Real professional liability/errors and omissions insurance provides protection against negligent acts, errors or omissions regardless of the cause (accidental or intentional) and regardless of the result (bodily injury, property damage or financial loss). The best way to demonstrate the importance of this coverage is to describe three claims involving one investigation agency and two security guard companies. We hope these examples will prompt you to carefully scrutinize your errors and omission coverage to make sure it's the real thing.

Example #1

A security company was hired to provide security at a large office building in a major city. During the contract period, numerous tenants cancelled or did not renew their leases, alleging poor security in and around the building. The building owner sued the security company for $5 million for the loss of rental income and for damage to the buildings reputation. . . Most commercial general liability policies would not cover this claim because it resulted in financial loss, not bodily injury or property damage. The claim would, however, fall within a properly worded errors and omissions endorsement.

Example #2

A group of investors hired an investigative agency to check out a developer they were thinking of investing with. The investigative agency gave the developer a clean bill of health. The investors invested $10 million in the developer's project. The project failed. The investors hired another investigative agency to find out what happened. The second agency uncovered that the developer had a poor credit history, numerous liens filed against him and a history of failed projects. The investors sued the first investigative agency for having performed an incomplete and inaccurate investigation and for having issued an incorrect report.. . Most commercial general liability policies would not cover this claim because it resulted in financial loss and not bodily injury or property damage. The claim would be covered, however, under a properly worded errors and omissions endorsement.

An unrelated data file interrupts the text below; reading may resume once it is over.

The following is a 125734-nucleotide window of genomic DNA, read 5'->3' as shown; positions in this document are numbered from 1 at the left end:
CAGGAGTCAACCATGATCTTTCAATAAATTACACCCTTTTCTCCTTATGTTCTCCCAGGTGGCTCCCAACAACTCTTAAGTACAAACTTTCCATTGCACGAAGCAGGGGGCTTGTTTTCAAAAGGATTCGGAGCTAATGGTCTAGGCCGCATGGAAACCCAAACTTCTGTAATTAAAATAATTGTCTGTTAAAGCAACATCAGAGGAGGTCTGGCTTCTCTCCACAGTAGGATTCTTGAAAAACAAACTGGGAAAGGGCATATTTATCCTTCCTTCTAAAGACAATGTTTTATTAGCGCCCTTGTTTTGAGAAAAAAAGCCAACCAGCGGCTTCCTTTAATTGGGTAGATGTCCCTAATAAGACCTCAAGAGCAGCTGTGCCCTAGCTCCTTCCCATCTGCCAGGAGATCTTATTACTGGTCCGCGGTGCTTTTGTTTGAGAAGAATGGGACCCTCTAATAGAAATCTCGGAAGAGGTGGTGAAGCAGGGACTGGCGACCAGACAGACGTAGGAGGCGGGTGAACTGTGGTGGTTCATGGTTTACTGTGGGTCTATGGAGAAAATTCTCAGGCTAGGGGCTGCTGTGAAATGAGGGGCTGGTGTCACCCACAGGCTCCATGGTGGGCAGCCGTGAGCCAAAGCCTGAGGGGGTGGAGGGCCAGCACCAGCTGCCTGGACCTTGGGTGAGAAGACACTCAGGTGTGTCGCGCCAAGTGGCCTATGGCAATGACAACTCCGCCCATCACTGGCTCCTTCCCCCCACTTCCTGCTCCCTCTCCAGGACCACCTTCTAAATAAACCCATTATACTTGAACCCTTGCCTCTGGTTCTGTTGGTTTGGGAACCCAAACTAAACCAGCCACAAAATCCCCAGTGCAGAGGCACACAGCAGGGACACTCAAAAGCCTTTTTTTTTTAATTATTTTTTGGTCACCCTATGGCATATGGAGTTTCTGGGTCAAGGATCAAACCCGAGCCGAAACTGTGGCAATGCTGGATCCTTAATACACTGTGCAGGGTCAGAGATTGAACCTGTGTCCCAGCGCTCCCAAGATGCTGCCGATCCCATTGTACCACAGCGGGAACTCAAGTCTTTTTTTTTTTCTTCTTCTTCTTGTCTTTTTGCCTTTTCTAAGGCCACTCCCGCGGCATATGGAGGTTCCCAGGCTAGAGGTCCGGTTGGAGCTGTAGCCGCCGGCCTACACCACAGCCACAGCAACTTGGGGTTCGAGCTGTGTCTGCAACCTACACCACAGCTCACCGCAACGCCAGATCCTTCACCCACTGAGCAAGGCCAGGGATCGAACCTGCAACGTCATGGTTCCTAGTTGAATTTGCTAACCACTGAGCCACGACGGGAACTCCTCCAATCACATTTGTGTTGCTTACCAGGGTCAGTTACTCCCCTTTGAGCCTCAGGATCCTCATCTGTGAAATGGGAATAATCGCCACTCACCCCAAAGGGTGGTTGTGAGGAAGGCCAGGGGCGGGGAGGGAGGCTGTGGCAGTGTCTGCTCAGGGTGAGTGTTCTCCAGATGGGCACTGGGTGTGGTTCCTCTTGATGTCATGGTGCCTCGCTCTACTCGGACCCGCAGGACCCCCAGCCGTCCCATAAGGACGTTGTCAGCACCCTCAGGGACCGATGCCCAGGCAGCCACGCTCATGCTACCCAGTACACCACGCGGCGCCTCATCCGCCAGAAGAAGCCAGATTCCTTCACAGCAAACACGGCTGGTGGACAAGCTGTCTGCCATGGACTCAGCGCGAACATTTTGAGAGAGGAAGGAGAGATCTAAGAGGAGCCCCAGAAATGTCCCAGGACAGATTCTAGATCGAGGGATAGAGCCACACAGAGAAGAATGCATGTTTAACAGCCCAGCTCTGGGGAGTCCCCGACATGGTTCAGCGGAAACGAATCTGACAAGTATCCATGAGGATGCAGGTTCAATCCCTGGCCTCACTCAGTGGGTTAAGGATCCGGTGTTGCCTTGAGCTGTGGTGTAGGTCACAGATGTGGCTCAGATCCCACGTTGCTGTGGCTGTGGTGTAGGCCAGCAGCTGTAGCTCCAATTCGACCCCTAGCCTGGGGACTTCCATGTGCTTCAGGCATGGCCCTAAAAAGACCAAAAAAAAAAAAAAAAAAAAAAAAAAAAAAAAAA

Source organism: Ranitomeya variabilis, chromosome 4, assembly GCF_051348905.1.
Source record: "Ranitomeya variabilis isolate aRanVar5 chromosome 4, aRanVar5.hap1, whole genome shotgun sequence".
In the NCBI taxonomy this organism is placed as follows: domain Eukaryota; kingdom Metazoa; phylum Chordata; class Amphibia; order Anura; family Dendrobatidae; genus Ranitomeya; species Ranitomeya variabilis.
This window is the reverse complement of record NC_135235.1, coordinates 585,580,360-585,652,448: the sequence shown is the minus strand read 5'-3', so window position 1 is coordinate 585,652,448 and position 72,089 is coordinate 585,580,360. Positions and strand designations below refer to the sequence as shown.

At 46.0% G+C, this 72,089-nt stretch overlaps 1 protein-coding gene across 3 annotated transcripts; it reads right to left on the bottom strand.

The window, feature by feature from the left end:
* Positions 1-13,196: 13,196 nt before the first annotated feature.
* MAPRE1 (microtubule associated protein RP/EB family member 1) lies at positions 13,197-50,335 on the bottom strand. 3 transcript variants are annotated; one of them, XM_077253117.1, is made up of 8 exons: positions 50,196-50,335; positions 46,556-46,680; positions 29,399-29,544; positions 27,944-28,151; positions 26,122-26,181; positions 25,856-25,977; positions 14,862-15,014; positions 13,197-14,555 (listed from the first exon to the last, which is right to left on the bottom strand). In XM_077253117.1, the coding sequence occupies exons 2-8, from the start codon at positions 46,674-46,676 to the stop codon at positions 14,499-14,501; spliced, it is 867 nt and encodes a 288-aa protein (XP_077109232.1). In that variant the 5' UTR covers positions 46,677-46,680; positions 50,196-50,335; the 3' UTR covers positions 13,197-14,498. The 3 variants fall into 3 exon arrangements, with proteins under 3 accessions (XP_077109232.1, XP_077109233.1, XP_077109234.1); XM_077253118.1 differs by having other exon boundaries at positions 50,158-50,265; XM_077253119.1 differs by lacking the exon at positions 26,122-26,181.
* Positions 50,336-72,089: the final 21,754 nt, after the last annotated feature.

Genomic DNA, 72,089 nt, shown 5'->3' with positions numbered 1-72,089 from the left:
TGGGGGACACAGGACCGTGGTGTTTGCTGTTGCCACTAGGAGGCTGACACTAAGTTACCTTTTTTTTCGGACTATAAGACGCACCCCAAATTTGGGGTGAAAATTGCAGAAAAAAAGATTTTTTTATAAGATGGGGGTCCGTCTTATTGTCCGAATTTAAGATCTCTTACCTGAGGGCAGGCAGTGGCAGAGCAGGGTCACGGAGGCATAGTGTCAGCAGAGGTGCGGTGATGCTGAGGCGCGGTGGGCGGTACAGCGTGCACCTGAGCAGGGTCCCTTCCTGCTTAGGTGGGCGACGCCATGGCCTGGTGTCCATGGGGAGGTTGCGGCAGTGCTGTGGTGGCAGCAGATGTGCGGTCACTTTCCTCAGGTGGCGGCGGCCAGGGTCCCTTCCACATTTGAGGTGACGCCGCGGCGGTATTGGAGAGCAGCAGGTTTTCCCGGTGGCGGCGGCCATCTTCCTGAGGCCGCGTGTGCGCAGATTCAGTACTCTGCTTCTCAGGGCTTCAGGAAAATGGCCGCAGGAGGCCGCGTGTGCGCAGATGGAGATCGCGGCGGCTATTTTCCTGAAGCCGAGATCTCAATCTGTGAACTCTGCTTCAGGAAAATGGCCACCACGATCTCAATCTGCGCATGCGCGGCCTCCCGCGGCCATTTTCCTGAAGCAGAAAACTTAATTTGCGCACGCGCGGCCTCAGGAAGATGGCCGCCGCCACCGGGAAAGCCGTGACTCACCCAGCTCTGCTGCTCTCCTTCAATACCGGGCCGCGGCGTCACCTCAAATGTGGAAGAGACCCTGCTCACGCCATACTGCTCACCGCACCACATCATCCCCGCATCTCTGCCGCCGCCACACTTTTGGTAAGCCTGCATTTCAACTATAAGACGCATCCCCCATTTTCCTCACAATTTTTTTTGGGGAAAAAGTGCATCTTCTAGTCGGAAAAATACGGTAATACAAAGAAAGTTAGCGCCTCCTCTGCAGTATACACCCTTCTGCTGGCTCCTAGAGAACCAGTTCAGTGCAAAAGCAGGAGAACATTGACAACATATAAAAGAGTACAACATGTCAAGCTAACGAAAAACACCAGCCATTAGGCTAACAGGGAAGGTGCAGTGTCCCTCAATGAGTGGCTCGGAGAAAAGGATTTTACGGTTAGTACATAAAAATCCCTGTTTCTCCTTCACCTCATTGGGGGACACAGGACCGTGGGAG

Example #3

A security guard was arrested for throwing a lit match into a display case at a shopping mall. The fire that ensued burned down over 20 stores, shut down the Mall for months and cost the lives of 2 store employees. Numerous lawsuits were filed against the guard service that employed the guard whose act of arson started the fire. The guard service's insurance company denied the claim on the grounds that the guard's act was intentional as well as criminal and therefore not covered under the guard service's General Liability Policy. Most commercial general liability policies would not cover this claim because arson does not fall within the definition of an occurrence. A properly constructed errors and omissions endorsement would pick up this arson claim, however.

Bruce W. Brownyard has been in the insurance business for the last 30 years. He is President of Brownyard Programs, Ltd.,a wholesale insurance agency. He has a B.A. Degree in communications from St. Louis University and is a well known speaker and writer on the subject of insurance as it relates to The Private Security Industry.

This information contained herein is provided for information purposes only and is not intended to be a representation of coverage that may exist in any particular situation under a policy issued by one of the companies within Crum & Forster. All conditions of coverage, terms, and limitations are defined and provided for in the policy. This information is intended for use as a guideline and is not intended as, nor does it constitute, legal or professional advice. In no event will Crum & Forster or any of its affiliates be liable in any manner to anyone who has access to or uses this information.